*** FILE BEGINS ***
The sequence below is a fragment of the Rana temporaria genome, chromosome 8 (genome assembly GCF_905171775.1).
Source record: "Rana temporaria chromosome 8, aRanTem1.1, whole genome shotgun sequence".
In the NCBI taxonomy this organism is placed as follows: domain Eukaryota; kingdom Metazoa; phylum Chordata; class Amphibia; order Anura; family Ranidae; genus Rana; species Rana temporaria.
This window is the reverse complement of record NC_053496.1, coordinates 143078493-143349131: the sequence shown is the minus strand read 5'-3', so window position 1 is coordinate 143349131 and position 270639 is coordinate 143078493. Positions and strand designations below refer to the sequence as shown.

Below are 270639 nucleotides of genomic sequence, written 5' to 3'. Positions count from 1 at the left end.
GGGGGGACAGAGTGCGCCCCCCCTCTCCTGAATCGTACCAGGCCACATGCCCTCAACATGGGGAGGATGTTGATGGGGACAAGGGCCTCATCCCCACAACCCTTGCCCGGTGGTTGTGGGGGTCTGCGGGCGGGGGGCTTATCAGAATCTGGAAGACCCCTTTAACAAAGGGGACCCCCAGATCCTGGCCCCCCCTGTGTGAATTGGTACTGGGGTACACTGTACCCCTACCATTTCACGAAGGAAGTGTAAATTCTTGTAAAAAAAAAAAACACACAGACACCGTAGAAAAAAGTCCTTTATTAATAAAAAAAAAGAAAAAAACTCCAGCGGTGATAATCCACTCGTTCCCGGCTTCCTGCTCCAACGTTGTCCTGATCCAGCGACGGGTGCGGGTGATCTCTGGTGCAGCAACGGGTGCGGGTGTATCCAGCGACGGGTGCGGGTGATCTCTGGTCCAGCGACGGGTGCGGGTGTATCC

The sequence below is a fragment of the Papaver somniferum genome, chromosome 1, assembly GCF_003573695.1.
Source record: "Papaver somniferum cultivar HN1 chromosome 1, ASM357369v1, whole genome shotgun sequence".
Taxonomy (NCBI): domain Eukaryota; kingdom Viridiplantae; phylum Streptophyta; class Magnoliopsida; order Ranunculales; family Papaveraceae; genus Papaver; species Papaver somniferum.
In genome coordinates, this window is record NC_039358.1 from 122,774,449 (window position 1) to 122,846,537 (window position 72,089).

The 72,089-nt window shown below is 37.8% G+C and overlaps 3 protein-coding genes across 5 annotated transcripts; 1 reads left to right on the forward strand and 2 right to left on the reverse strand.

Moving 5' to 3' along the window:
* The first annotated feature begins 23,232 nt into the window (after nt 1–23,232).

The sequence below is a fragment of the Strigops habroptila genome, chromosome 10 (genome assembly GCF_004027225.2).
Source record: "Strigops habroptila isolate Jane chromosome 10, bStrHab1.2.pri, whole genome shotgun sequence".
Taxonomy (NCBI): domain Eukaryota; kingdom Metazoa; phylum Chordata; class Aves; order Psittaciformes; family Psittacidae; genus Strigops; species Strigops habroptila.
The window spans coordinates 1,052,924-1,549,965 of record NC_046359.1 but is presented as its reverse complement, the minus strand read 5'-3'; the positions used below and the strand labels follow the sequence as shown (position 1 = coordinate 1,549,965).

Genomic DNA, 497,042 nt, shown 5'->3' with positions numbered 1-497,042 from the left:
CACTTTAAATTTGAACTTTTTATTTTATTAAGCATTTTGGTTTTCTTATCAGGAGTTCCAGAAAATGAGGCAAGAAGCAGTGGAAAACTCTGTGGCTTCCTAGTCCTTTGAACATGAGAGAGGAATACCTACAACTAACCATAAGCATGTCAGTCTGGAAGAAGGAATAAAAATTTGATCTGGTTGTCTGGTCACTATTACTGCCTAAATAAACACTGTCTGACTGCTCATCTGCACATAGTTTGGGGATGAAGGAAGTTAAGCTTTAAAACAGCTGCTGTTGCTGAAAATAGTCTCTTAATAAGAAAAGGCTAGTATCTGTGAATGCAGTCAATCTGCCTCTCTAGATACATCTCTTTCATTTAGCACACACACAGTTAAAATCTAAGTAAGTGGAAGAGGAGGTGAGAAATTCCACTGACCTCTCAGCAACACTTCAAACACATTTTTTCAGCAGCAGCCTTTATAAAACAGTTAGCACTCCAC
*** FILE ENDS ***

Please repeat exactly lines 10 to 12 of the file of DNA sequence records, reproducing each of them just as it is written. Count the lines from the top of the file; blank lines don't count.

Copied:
In genome coordinates, this window is record NC_039358.1 from 122,774,449 (window position 1) to 122,846,537 (window position 72,089).

The 72,089-nt window shown below is 37.8% G+C and overlaps 3 protein-coding genes across 5 annotated transcripts; 1 reads left to right on the forward strand and 2 right to left on the reverse strand.

Moving 5' to 3' along the window: